As 2016 comes to a close, wage advocates are cheering what's being hailed as among the most significant years since 2012, when the Fight for $15 movement began seeking better pay for low-wage workers. Nearly 12 million workers in 19 states and an additional nearly two dozen cities and counties will ring in the New Year with wage hikes that kick in by January 1, according to the conservative Employment Policies Institute.
Support for higher wages has been surging for several years, with major cities including New York City, Seattle and Los Angeles agreeing to increase pay to $15 an hour over the course of several years, and states like New York State and California following suit.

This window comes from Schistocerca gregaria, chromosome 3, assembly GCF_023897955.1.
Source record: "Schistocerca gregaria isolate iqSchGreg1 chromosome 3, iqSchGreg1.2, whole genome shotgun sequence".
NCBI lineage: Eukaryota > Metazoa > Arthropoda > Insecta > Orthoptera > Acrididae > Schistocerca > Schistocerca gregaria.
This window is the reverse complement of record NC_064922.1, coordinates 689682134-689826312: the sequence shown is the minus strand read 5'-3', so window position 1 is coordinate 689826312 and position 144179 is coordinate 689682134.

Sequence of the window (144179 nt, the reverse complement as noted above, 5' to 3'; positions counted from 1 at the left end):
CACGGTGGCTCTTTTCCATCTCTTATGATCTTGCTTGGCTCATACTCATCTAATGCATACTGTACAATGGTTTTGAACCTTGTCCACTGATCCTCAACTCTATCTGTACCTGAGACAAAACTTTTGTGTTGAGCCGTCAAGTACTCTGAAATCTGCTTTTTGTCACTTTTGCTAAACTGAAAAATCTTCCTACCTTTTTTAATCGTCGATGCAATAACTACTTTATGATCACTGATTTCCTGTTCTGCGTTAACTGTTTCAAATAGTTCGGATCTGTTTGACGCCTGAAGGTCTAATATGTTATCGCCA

Workers in Arizona will get an increase of 24 percent, from $8.05 an hour to $10 an hour. Meanwhile those in Washington State and Massachusetts will have the highest minimum wages in the country at $11 an hour.
Currently 29 states and Washington, DC, have wages set above the federal floor of $7.25 an hour, a number that has remained stagnant since 2009 despite efforts from the Obama Administration and Congressional Democrats to increase it.